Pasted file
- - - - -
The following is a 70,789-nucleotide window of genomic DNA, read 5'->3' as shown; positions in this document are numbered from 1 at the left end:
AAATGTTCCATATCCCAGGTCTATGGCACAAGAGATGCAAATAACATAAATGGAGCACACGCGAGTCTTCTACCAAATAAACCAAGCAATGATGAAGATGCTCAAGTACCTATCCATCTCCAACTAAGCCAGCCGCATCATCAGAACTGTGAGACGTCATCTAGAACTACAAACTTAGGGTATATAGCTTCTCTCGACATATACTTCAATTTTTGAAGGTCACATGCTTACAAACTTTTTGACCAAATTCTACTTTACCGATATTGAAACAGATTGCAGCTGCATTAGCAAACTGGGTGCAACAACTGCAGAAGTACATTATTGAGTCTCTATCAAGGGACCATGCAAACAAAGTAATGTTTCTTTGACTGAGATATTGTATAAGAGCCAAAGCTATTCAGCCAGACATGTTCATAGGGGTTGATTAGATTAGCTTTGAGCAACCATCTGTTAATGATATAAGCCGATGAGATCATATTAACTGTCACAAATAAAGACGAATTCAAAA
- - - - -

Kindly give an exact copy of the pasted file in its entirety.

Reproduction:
The following is a 70,789-nucleotide window of genomic DNA, read 5'->3' as shown; positions in this document are numbered from 1 at the left end:
AAATGTTCCATATCCCAGGTCTATGGCACAAGAGATGCAAATAACATAAATGGAGCACACGCGAGTCTTCTACCAAATAAACCAAGCAATGATGAAGATGCTCAAGTACCTATCCATCTCCAACTAAGCCAGCCGCATCATCAGAACTGTGAGACGTCATCTAGAACTACAAACTTAGGGTATATAGCTTCTCTCGACATATACTTCAATTTTTGAAGGTCACATGCTTACAAACTTTTTGACCAAATTCTACTTTACCGATATTGAAACAGATTGCAGCTGCATTAGCAAACTGGGTGCAACAACTGCAGAAGTACATTATTGAGTCTCTATCAAGGGACCATGCAAACAAAGTAATGTTTCTTTGACTGAGATATTGTATAAGAGCCAAAGCTATTCAGCCAGACATGTTCATAGGGGTTGATTAGATTAGCTTTGAGCAACCATCTGTTAATGATATAAGCCGATGAGATCATATTAACTGTCACAAATAAAGACGAATTCAAAA